The New York Times
Democratic presidential candidates are promoting industrial-strength plans to ease the pain. The ideas come in two flavors: subsidies for renters, and efforts to increase construction.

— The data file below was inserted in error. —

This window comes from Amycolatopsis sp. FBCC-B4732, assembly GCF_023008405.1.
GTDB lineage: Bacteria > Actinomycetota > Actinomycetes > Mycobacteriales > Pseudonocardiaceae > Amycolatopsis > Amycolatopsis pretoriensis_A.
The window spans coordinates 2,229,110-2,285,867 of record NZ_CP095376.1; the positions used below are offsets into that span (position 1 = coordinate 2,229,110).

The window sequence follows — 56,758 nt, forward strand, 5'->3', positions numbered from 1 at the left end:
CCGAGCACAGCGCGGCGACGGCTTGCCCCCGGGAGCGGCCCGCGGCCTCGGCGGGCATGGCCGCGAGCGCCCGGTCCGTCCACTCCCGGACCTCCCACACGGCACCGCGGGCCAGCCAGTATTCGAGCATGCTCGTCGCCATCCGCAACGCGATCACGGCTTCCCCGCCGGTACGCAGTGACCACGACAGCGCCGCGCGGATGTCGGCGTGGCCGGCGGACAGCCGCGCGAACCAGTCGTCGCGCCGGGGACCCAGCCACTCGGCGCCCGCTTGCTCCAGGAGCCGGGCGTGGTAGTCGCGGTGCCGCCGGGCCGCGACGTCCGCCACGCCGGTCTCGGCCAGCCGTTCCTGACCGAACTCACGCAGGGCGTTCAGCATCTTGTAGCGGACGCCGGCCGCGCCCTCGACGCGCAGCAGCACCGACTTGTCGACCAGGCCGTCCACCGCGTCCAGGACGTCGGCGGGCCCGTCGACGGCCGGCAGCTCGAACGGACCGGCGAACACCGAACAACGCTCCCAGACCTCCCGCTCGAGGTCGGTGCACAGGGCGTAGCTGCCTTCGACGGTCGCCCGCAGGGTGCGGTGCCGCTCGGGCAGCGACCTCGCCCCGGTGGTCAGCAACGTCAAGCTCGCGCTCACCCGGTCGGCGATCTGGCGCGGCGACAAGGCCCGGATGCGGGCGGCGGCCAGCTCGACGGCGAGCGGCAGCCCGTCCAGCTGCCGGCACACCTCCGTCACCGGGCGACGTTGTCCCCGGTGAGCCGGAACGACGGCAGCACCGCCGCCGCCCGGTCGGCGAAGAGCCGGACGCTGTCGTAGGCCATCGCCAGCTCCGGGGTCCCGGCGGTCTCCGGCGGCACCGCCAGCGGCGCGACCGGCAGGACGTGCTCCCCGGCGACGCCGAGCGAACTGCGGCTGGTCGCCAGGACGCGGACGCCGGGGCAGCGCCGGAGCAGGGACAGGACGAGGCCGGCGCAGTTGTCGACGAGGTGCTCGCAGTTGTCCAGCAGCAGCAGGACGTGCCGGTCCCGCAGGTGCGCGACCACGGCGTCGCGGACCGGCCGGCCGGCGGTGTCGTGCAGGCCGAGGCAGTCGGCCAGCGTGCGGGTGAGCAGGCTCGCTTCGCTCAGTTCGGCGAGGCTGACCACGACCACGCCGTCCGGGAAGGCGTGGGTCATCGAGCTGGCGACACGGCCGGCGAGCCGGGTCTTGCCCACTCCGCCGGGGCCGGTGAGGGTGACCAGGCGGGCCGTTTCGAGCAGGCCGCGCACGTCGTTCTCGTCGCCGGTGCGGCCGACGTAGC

The focus on construction is a welcome development. The United States is in the depths of a decade-long construction drought that is driving up the cost of existing homes. Builders added about 1.2 million units last year; Harvard’s Joint Center for Housing Studies estimates the nation needs another quarter-million units a year to keep pace with population growth. A key reason for the shortfall is that local governments are impeding construction.